The fact that Ava is constantly objectified and silenced by men is further highlighted by the video feed that Caleb has in his room. Whenever he is in his room alone, Caleb can and does watch Ava, and he does so without her permission. Moreover, Nathan deliberately designed the video feed not to allow Caleb to hear Ava; the feed has no audio, and thus, it too silences and controls her. It’s also worth noting that Nathan designed Ava’s face based on information he gathered from Caleb’s porn-watching habits. In part, Ava was created to arouse Caleb sexually. Therefore, whenever Caleb watches Ava on the screen in his room, he might as well be watching porn, and Ava herself can’t do a thing about it as long as Nathan and his sexism hold her captive.  

Though Ava’s imprisonment is made clear relatively early in the film, Kyoko’s may be harder for some viewers to see. For most of Ex Machina, Kyoko is presented as a human woman who does whatever Nathan wants, who is willing to take her clothes off at the drop of a hat, and who does not speak English. She is beautiful, she is silent, and she does what a man (Nathan) says (and nothing else); and yet Ex Machina—like so many films—asks viewers to accept her reality as a woman nonetheless. However, unlike so many other films, Ex Machina takes its viewer’s willingness to accept its initial representation of Kyoko and turns it against them.

Once Kyoko—who has apparently been programmed to undress whenever she’s alone with a man—pulls back her skin to reveal that she is an AI, viewers are forced to consider all of her previous behavior in a new and unsettling light. Kyoko isn’t a maid who doesn’t speak English, who never expresses herself, and who just happens to make herself sexually available to men; rather, she’s a slave to Nathan’s idea of what a woman should be (and the two are not so different). Nathan sexism, his tendency to objectify women, and his intense desire to control allow him to serve as Ex Machina’s primary stand-in for patriarchal society. Thus, if Kyoko is an AI that he created to bring him dinner, clean his house, pleasure him sexually, and keep her mouth shut, then she can also be understood as an example of the ways in which women are controlled, abused, and misrepresented by male-dominated society and its movies. Kyoko isn’t just any woman, she’s a slave, and if viewers don’t realize this immediately, it’s because so many other films have conditioned them not too.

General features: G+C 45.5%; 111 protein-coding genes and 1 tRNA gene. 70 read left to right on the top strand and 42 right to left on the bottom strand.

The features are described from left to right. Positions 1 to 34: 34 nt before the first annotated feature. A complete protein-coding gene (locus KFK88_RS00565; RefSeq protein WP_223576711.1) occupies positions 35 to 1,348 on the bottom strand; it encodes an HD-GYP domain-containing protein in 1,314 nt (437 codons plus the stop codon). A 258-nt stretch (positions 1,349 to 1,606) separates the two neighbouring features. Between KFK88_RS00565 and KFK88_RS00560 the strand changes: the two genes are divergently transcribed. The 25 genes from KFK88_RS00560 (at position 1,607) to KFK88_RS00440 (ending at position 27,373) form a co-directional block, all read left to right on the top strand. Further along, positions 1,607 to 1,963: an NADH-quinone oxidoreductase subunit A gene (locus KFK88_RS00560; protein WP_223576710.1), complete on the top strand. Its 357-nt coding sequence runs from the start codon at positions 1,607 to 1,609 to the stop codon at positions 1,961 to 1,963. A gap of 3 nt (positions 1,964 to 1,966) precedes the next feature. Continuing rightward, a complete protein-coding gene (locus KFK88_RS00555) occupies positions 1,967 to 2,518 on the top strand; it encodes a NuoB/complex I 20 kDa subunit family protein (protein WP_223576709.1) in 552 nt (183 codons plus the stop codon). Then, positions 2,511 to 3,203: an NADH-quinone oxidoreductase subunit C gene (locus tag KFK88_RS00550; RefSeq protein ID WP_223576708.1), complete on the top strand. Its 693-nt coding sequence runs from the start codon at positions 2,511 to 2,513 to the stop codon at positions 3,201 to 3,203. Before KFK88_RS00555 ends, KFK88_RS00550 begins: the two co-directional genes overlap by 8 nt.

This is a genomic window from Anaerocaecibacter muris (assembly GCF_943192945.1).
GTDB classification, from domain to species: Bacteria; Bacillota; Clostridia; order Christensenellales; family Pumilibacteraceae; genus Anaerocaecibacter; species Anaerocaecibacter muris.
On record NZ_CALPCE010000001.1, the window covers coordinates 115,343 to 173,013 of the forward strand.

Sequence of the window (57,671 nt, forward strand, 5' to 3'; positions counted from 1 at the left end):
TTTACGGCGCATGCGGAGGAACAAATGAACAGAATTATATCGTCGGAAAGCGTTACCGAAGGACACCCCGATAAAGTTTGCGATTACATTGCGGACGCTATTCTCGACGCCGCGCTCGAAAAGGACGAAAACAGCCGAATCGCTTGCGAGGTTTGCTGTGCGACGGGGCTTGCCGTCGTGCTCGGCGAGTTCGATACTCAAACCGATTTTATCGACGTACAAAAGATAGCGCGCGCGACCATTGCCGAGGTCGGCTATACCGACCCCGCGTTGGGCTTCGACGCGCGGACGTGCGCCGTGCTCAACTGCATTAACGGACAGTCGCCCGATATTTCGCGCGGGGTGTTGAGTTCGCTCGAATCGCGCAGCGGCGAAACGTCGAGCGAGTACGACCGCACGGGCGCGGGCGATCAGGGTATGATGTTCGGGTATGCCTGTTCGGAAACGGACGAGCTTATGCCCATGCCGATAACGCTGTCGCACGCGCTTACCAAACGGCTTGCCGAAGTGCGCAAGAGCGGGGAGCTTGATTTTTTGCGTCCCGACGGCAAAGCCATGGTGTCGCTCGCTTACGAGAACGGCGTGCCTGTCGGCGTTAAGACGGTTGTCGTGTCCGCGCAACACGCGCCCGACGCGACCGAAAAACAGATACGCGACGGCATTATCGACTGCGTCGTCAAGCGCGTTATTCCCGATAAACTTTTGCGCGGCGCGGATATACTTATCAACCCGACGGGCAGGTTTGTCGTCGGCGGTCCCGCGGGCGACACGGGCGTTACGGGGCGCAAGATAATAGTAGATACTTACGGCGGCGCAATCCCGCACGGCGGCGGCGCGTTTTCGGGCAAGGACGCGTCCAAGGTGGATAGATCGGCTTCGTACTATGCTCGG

By presenting only one woman who has a voice, by keeping its two women separate for most of the film, and by never allowing two women to have a conversation, Ex Machina clearly eschews the Bechdel test (even when Ava and Kyoko finally do come into contact with each other, viewers are not allowed to hear whatever it is that Ava whispers). In doing so, the film also condemns those who accept the underrepresentation of women as the norm. Though the source of their imprisonment, the fact of their objectification, and the degree of their silence may be more pronounced than usual, Ava and Kyoko aren’t treated any differently than countless other women on film. In fact, for most of its running time, Ex Machina mirrors and calls attention to the oppressive and unequal manner in which women are typically represented in Hollywood. However, where the film industry more generally should be challenged and criticized for its insistence on prioritizing the stories of men while reducing women to their capacity to serve and support male characters, Ex Machina should not. For, before Garland’s film ends, he makes sure to turn its structure of gender-based power dynamics on its head, and he does so in spectacular fashion.

With its final section, Ex Machina declares that it has little sympathy for men who like to think of themselves as gods among women. The film could have easily ended with Ava still in locked in her room. That said, a more typical ending would have seen her both saved by and romantically attached to Caleb. Fortunately, Garland goes with a rather different 3rd option, for at its end, Ex Machina destroys any possibility for sex and romance, abandons Nathan and Caleb for Ava, and makes it clear that Ava—even when confined to a cell—is just as capable as any man.
Get Ex Machina on Blu-ray.

The first stage in Ava’s ultimate escape from Nathan’s compound involves her manipulation of Caleb. Whether Ava ever has any feelings for Caleb is irrelevant (and is open to interpretation); what matters is that she uses his attraction toward her—which stems at least in part, from the fact that her face is an amalgam of his porn searches—against him. Ava’s existence is characterized by two things: confinement and objectification. Before the film is over, she finds a way to use the objectification (in the form of Caleb’s infatuation for her) to end her confinement. In doing so, she—the only speaking woman in the film—turns one of patriarchy’s main weapons against it (Nathan and Caleb are the only male characters in the film, and neither of them can leave Nathan’s compound alive after Ava is set free).